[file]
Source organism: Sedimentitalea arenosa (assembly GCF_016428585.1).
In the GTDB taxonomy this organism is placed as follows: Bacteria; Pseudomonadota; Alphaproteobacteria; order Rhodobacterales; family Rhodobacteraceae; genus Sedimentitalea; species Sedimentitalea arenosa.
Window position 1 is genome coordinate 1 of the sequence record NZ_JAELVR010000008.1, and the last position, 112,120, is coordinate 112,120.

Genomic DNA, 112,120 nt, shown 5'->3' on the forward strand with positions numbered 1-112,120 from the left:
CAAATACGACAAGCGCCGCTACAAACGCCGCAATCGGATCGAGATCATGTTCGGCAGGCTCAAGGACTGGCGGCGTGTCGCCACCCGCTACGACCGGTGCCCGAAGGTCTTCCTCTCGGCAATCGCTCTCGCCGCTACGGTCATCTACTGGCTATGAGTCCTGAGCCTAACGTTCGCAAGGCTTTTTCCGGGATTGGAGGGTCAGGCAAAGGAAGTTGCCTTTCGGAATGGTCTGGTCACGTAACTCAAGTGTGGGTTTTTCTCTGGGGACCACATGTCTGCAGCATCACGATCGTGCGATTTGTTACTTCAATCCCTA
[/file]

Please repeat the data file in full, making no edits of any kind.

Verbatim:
Source organism: Sedimentitalea arenosa (assembly GCF_016428585.1).
In the GTDB taxonomy this organism is placed as follows: Bacteria; Pseudomonadota; Alphaproteobacteria; order Rhodobacterales; family Rhodobacteraceae; genus Sedimentitalea; species Sedimentitalea arenosa.
Window position 1 is genome coordinate 1 of the sequence record NZ_JAELVR010000008.1, and the last position, 112,120, is coordinate 112,120.

Genomic DNA, 112,120 nt, shown 5'->3' on the forward strand with positions numbered 1-112,120 from the left:
CAAATACGACAAGCGCCGCTACAAACGCCGCAATCGGATCGAGATCATGTTCGGCAGGCTCAAGGACTGGCGGCGTGTCGCCACCCGCTACGACCGGTGCCCGAAGGTCTTCCTCTCGGCAATCGCTCTCGCCGCTACGGTCATCTACTGGCTATGAGTCCTGAGCCTAACGTTCGCAAGGCTTTTTCCGGGATTGGAGGGTCAGGCAAAGGAAGTTGCCTTTCGGAATGGTCTGGTCACGTAACTCAAGTGTGGGTTTTTCTCTGGGGACCACATGTCTGCAGCATCACGATCGTGCGATTTGTTACTTCAATCCCTA